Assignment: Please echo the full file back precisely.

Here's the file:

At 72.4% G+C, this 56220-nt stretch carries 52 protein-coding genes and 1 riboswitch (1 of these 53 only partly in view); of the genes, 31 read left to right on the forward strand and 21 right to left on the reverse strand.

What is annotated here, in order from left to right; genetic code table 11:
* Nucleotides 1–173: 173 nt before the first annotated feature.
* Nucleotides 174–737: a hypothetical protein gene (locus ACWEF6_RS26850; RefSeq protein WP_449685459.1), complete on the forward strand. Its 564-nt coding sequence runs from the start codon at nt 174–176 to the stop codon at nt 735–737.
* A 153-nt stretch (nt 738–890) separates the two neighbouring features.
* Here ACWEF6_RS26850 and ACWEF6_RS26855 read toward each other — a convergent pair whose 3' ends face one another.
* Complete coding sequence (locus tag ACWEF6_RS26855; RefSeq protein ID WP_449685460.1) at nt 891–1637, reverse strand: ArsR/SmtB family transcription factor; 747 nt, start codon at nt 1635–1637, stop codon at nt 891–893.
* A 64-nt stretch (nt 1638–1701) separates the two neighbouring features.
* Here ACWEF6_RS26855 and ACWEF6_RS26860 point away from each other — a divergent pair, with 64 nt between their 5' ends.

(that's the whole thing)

At 72.4% G+C, this 56220-nt stretch carries 52 protein-coding genes and 1 riboswitch (1 of these 53 only partly in view); of the genes, 31 read left to right on the forward strand and 21 right to left on the reverse strand.

What is annotated here, in order from left to right; genetic code table 11:
* Nucleotides 1–173: 173 nt before the first annotated feature.
* Nucleotides 174–737: a hypothetical protein gene (locus ACWEF6_RS26850; RefSeq protein WP_449685459.1), complete on the forward strand. Its 564-nt coding sequence runs from the start codon at nt 174–176 to the stop codon at nt 735–737.
* A 153-nt stretch (nt 738–890) separates the two neighbouring features.
* Here ACWEF6_RS26850 and ACWEF6_RS26855 read toward each other — a convergent pair whose 3' ends face one another.
* Complete coding sequence (locus tag ACWEF6_RS26855; RefSeq protein ID WP_449685460.1) at nt 891–1637, reverse strand: ArsR/SmtB family transcription factor; 747 nt, start codon at nt 1635–1637, stop codon at nt 891–893.
* A 64-nt stretch (nt 1638–1701) separates the two neighbouring features.
* Here ACWEF6_RS26855 and ACWEF6_RS26860 point away from each other — a divergent pair, with 64 nt between their 5' ends.